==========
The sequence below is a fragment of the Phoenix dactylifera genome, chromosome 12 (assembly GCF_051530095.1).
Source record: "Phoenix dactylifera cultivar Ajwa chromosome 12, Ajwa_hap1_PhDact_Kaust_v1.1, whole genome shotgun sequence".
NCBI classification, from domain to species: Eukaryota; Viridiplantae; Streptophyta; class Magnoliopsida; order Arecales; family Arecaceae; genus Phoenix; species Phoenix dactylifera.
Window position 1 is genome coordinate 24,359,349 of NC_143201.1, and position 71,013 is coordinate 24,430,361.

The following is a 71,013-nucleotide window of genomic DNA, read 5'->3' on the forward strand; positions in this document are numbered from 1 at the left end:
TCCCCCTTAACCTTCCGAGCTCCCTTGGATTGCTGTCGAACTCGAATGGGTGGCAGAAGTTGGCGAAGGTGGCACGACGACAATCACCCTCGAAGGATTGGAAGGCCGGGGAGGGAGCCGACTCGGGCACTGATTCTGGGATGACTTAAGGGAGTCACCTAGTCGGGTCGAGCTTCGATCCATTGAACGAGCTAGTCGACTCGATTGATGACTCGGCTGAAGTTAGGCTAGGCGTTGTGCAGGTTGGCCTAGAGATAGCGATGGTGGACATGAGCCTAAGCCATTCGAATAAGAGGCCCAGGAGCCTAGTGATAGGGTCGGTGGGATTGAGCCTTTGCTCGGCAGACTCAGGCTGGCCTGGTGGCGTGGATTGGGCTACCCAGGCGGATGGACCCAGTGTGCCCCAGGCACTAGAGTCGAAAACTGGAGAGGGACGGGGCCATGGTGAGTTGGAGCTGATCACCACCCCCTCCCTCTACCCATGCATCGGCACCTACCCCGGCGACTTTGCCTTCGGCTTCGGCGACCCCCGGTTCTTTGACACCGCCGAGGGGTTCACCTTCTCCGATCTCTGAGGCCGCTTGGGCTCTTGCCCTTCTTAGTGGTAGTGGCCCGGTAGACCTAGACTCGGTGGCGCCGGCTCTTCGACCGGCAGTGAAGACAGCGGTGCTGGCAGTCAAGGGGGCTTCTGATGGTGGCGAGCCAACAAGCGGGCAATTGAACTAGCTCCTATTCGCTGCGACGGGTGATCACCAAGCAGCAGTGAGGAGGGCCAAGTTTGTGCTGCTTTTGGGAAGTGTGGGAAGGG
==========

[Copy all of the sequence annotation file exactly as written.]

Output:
The sequence below is a fragment of the Phoenix dactylifera genome, chromosome 12 (assembly GCF_051530095.1).
Source record: "Phoenix dactylifera cultivar Ajwa chromosome 12, Ajwa_hap1_PhDact_Kaust_v1.1, whole genome shotgun sequence".
NCBI classification, from domain to species: Eukaryota; Viridiplantae; Streptophyta; class Magnoliopsida; order Arecales; family Arecaceae; genus Phoenix; species Phoenix dactylifera.
Window position 1 is genome coordinate 24,359,349 of NC_143201.1, and position 71,013 is coordinate 24,430,361.

The following is a 71,013-nucleotide window of genomic DNA, read 5'->3' on the forward strand; positions in this document are numbered from 1 at the left end:
TCCCCCTTAACCTTCCGAGCTCCCTTGGATTGCTGTCGAACTCGAATGGGTGGCAGAAGTTGGCGAAGGTGGCACGACGACAATCACCCTCGAAGGATTGGAAGGCCGGGGAGGGAGCCGACTCGGGCACTGATTCTGGGATGACTTAAGGGAGTCACCTAGTCGGGTCGAGCTTCGATCCATTGAACGAGCTAGTCGACTCGATTGATGACTCGGCTGAAGTTAGGCTAGGCGTTGTGCAGGTTGGCCTAGAGATAGCGATGGTGGACATGAGCCTAAGCCATTCGAATAAGAGGCCCAGGAGCCTAGTGATAGGGTCGGTGGGATTGAGCCTTTGCTCGGCAGACTCAGGCTGGCCTGGTGGCGTGGATTGGGCTACCCAGGCGGATGGACCCAGTGTGCCCCAGGCACTAGAGTCGAAAACTGGAGAGGGACGGGGCCATGGTGAGTTGGAGCTGATCACCACCCCCTCCCTCTACCCATGCATCGGCACCTACCCCGGCGACTTTGCCTTCGGCTTCGGCGACCCCCGGTTCTTTGACACCGCCGAGGGGTTCACCTTCTCCGATCTCTGAGGCCGCTTGGGCTCTTGCCCTTCTTAGTGGTAGTGGCCCGGTAGACCTAGACTCGGTGGCGCCGGCTCTTCGACCGGCAGTGAAGACAGCGGTGCTGGCAGTCAAGGGGGCTTCTGATGGTGGCGAGCCAACAAGCGGGCAATTGAACTAGCTCCTATTCGCTGCGACGGGTGATCACCAAGCAGCAGTGAGGAGGGCCAAGTTTGTGCTGCTTTTGGGAAGTGTGGGAAGGG